“Yeah,” she finally answered, pushing at the air bag. “I got in a fight with this and lost.”
“What the hell are you doing out here?” Mr. Grumpypuss asked, withdrawing a huge knife from his ACUs—Army Camouflage Uniform—and stepped closer. “Turn your head and close your eyes,” he ordered before she even had a chance to answer his question.
A second later, she heard a huge pop, and felt a burst of air. When she opened her eyes and turned back around, the airbag was deflated, and she could breathe a little easier. Read the rest of this entry »
Friday, February 20th, 2015
UPDATE: The winner of the goody bag is…David!
* * * * *
Do you – as either readers or writers – have a theme or era or setting that will not let you go? I was recently re-reading Susan Hill’s excellent “Strange Meeting”, which is set in WWI; in the introduction she said how she felt compelled to write WWI out of her system and did so with that book. On the one hand I was frustrated by that, as I’d have loved to read more of her work set in that era, but on the other, I was envious of her because she’d been able to produce that one book and walk away. You see, WWI keeps whispering in my ear saying, “Write about me, write about me…”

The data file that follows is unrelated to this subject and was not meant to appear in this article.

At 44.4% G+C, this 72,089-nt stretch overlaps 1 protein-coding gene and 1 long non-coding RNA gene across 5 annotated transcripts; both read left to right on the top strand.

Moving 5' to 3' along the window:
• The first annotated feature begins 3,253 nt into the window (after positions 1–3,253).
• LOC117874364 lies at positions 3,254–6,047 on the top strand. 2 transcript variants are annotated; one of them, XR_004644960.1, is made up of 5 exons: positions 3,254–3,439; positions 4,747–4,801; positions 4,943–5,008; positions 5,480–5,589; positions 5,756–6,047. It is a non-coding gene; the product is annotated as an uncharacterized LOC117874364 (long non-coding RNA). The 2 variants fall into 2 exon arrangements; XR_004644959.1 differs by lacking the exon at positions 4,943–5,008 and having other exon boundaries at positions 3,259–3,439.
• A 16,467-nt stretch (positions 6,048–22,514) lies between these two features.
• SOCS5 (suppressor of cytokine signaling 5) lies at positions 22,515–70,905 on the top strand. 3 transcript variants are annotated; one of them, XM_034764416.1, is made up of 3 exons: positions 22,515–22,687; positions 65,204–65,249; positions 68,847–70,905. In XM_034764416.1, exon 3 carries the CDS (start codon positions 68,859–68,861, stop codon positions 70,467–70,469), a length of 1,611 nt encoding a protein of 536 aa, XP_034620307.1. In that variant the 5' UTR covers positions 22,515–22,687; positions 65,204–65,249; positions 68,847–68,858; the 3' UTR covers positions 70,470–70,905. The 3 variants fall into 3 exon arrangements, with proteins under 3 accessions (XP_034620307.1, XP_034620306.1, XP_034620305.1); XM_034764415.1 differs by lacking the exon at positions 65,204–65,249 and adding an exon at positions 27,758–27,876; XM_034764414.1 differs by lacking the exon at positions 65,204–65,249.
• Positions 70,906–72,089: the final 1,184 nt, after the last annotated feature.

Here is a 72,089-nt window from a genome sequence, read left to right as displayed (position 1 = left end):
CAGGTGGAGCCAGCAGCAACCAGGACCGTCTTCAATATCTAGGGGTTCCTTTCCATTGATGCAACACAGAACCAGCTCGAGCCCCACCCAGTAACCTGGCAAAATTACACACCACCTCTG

I guess it’s partly my own fault because I have always read a lot of books from the late 19th and early 20th century (Conan Doyle has a lot to answer for) and enjoy ploughing through biographies of WWI poets, or true accounts from soldiers, sailors and airman of the time. Time and again I come across something that makes me think, “Ooh, that would be a great idea for a story”. Then I have to tell the writer side of my brain to behave itself as I’ve “done” WWI four times and really, do I have to go there again?